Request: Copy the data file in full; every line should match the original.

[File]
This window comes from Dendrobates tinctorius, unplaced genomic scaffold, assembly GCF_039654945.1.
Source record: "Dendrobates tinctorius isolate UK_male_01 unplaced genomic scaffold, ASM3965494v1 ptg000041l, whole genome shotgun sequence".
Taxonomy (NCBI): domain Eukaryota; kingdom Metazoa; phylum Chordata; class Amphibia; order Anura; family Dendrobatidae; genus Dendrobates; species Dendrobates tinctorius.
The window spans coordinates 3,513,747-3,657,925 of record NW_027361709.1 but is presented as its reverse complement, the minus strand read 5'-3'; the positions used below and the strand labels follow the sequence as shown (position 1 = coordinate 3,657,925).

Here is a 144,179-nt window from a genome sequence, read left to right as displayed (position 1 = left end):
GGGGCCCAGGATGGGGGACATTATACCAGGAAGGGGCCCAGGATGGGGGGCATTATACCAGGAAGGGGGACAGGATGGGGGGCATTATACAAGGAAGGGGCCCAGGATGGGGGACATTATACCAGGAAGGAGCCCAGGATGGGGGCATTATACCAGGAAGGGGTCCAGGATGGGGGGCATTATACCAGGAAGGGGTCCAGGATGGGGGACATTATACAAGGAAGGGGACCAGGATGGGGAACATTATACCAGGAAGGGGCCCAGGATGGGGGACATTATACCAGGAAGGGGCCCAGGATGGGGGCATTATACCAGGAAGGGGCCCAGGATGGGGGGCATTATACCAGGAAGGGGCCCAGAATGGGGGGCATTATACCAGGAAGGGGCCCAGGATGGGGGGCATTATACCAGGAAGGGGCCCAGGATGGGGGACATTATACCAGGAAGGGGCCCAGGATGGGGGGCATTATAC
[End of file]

This window comes from Dendrobates tinctorius, unplaced genomic scaffold, assembly GCF_039654945.1.
Source record: "Dendrobates tinctorius isolate UK_male_01 unplaced genomic scaffold, ASM3965494v1 ptg000041l, whole genome shotgun sequence".
Taxonomy (NCBI): domain Eukaryota; kingdom Metazoa; phylum Chordata; class Amphibia; order Anura; family Dendrobatidae; genus Dendrobates; species Dendrobates tinctorius.
The window spans coordinates 3,513,747-3,657,925 of record NW_027361709.1 but is presented as its reverse complement, the minus strand read 5'-3'; the positions used below and the strand labels follow the sequence as shown (position 1 = coordinate 3,657,925).

Here is a 144,179-nt window from a genome sequence, read left to right as displayed (position 1 = left end):
GGGGCCCAGGATGGGGGACATTATACCAGGAAGGGGCCCAGGATGGGGGGCATTATACCAGGAAGGGGGACAGGATGGGGGGCATTATACAAGGAAGGGGCCCAGGATGGGGGACATTATACCAGGAAGGAGCCCAGGATGGGGGCATTATACCAGGAAGGGGTCCAGGATGGGGGGCATTATACCAGGAAGGGGTCCAGGATGGGGGACATTATACAAGGAAGGGGACCAGGATGGGGAACATTATACCAGGAAGGGGCCCAGGATGGGGGACATTATACCAGGAAGGGGCCCAGGATGGGGGCATTATACCAGGAAGGGGCCCAGGATGGGGGGCATTATACCAGGAAGGGGCCCAGAATGGGGGGCATTATACCAGGAAGGGGCCCAGGATGGGGGGCATTATACCAGGAAGGGGCCCAGGATGGGGGACATTATACCAGGAAGGGGCCCAGGATGGGGGGCATTATAC